Famous panels: VisionPosted: 10/27/2013
One more won’t hurt, right? Besides, it’ll serve as a fantastic contrast to how comics have evolved as a medium over the past fifty years. I’m not here to argue whether the changes have been for the better or worse (definitely better), but this’ll be a fantastic lesson if you’re not caught up on the beginnings of the Marvel universe (everyone under 35?). Today as we explore #14 on Comic Book Resources’ Top 70 Most Iconic Marvel Panels of All-Time — the full list available here — don’t be afraid to read closely. The dialogue’ll sound cheesy, the plot silly, and the action brief, but The Avengers #57-58, written by Roy Thomas and drawn by John Buscema, is a perfect example of 1960s Marvel comics. Plus it contains this fantastic (and iconic) panel:
Meet Vision. While I can’t explain the color scheme, Vision may be one of the most powerful superheroes fighting crime today. Vision — an android with a human mind and the rest consisting of robot parts — can shoot lasers, become intangible (like Kitty Pryde), and increase his body density to become super strong/durable. He also married Scarlet Witch back in the day, so that sort of makes him Magneto’s son-in-law. Also, he can cry. But in his introduction he serves as a foil, because the Avengers lacked a villain to punch that issue.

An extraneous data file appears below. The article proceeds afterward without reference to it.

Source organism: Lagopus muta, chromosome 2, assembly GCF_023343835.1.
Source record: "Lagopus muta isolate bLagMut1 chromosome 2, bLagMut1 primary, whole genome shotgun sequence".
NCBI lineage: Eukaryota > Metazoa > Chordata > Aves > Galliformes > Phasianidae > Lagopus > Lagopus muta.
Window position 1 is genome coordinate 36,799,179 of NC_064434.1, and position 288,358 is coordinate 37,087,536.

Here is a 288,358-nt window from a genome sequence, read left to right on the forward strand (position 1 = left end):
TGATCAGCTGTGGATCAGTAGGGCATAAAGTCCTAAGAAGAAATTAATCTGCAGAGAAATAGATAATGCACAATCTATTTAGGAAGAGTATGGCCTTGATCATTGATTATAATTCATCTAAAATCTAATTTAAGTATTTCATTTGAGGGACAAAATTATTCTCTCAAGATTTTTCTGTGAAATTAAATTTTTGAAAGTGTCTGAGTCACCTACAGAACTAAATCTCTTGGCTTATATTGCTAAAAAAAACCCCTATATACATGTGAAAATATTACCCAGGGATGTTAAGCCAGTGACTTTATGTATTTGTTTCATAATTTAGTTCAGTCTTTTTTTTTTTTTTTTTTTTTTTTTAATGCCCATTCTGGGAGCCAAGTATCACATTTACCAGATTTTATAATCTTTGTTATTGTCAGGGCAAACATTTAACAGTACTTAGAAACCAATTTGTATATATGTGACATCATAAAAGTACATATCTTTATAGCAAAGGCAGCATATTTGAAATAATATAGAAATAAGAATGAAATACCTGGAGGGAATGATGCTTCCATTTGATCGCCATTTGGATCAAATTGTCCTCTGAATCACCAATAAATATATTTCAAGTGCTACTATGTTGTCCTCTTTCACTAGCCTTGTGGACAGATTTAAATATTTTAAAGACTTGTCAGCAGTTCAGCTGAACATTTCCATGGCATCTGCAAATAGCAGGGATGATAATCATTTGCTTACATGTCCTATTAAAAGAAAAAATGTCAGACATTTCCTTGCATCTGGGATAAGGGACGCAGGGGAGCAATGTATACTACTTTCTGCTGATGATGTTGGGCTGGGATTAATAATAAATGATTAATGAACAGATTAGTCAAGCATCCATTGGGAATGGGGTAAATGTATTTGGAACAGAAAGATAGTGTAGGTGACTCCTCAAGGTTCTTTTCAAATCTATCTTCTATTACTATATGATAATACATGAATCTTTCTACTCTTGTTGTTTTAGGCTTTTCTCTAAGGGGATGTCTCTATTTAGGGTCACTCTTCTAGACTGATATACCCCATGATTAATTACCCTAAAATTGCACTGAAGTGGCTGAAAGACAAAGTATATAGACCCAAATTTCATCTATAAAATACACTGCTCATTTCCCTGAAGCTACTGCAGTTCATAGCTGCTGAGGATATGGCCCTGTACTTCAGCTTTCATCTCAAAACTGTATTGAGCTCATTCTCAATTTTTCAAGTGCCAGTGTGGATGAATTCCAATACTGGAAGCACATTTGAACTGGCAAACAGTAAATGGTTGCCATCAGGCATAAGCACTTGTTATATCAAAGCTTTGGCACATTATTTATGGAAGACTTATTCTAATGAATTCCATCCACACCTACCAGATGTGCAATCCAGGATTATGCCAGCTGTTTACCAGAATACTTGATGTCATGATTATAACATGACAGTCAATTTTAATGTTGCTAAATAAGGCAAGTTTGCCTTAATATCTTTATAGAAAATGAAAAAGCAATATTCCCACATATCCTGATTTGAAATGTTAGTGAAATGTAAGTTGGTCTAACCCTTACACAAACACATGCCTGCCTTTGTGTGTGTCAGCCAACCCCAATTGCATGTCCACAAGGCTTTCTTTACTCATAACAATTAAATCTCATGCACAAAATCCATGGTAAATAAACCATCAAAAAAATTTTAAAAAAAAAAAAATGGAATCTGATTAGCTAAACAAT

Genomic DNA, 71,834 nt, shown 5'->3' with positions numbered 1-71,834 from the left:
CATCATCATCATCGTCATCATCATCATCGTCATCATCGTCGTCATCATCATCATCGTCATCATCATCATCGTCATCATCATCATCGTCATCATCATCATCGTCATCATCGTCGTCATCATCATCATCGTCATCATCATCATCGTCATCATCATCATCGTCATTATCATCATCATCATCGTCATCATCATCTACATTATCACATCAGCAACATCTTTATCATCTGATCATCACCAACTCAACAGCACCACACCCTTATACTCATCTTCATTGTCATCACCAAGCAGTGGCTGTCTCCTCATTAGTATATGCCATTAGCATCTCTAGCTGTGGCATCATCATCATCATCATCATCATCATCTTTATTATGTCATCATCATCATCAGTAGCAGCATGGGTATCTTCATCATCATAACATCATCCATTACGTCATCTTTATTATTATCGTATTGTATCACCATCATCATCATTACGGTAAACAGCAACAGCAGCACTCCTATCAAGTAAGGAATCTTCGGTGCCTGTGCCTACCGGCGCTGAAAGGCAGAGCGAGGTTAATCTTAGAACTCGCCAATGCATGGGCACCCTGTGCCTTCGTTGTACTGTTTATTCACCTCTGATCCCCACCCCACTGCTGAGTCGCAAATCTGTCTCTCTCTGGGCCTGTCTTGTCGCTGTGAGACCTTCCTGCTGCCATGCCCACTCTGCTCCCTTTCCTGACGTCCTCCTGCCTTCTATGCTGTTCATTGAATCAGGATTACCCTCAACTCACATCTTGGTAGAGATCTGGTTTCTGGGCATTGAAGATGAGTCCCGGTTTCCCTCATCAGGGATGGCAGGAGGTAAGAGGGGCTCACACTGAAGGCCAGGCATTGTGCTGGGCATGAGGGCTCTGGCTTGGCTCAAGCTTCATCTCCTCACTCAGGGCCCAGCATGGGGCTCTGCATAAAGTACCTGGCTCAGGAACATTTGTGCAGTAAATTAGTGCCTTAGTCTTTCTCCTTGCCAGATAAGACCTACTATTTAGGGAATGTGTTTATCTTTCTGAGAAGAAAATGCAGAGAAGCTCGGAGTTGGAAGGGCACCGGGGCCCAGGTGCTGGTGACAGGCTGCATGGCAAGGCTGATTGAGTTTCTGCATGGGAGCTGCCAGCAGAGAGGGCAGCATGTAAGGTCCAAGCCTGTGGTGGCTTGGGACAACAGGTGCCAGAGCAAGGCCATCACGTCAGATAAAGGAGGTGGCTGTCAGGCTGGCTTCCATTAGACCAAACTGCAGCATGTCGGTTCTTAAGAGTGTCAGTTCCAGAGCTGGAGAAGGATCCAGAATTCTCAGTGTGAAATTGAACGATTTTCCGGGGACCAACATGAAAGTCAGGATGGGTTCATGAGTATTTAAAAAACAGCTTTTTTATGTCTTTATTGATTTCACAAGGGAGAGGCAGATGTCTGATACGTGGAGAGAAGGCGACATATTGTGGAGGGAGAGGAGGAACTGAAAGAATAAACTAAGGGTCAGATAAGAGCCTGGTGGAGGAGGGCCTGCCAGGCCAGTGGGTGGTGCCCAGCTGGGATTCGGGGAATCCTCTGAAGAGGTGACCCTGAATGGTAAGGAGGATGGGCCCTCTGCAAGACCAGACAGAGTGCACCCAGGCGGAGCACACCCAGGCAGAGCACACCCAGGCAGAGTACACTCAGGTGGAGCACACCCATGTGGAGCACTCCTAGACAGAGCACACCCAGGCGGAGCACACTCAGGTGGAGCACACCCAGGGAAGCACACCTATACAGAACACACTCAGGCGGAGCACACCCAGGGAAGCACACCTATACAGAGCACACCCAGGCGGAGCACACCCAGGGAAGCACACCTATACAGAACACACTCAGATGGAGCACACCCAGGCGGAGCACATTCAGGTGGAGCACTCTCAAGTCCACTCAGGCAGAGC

Certainly not the worst moment in their relationship, but Hank Pym has always been a fairly notoriously bad boyfriend/husband. But then again, so has Mr. Fantastic. And T’Challa blindsided Storm with their divorce. Tony Stark certainly can’t hold a meaningful relationship. Turns out that super geniuses lack that important intimacy that allows their significant others to feel wanted and loved. Wakandan calculus? No problem. Making it through an entire dinner without their lady crying? Much more difficult. Except Beast. He’s a total gentleman.
Oh yeah, and Vision fights the Avengers.
Well, not for long. Vision’s father/creator Ultron put some sort of empathy chip or something, because the Vision only needs ten pages to go from unrelenting evil to pushover good guy.
I adore the characterization of Hawkeye. He’s wildly rude whenever he opens his mouth. Watch as he condescends Black Panther, a legitimate monarch of a well-liked and respected country:
I can’t tell if Black Panther shouting “By the crags of Kilimanjaro!” is racist. Probably not, but I miss the era of catchphrases and meaningless outbursts. Luke Cage’s “Sweet Christmas!” Dr. Strange’s “By the hoary hosts of Hoggoth!” Beast’s “Oh my stars and garters!” At least The Thing still works his into every other issue or so, even if no one currently going through puberty knows what the word clobberin’ means. Oh, and Vision wants to become an Avenger:
In a test befitting any new recruit, Vision has to prove he has the metal cajones to rumble with the Avengers’ big three.
Are the Avengers satiated? As the ritualistic vote begins to determine Vision’s worthiness commences, it really feels more like a fraternity pledging than an open door into the world’s greatest superhero team. But to be fair, dressing up in costumes and getting into fights can also be used to describe fraternities.
Marvel gets applauded for their diversity, as well they should. Comics creating characters of different races, backgrounds, and origins even before the Civil Rights Movement deserves every bit of our praise and respect. And now the diversity gets upped once again, as the Avengers welcome the newest member into their ranks — robot and all. Only supervillains judge.
On Wednesday, we’ll return to the modern age. But this detour has been fun right? And can someone give Vision a hug?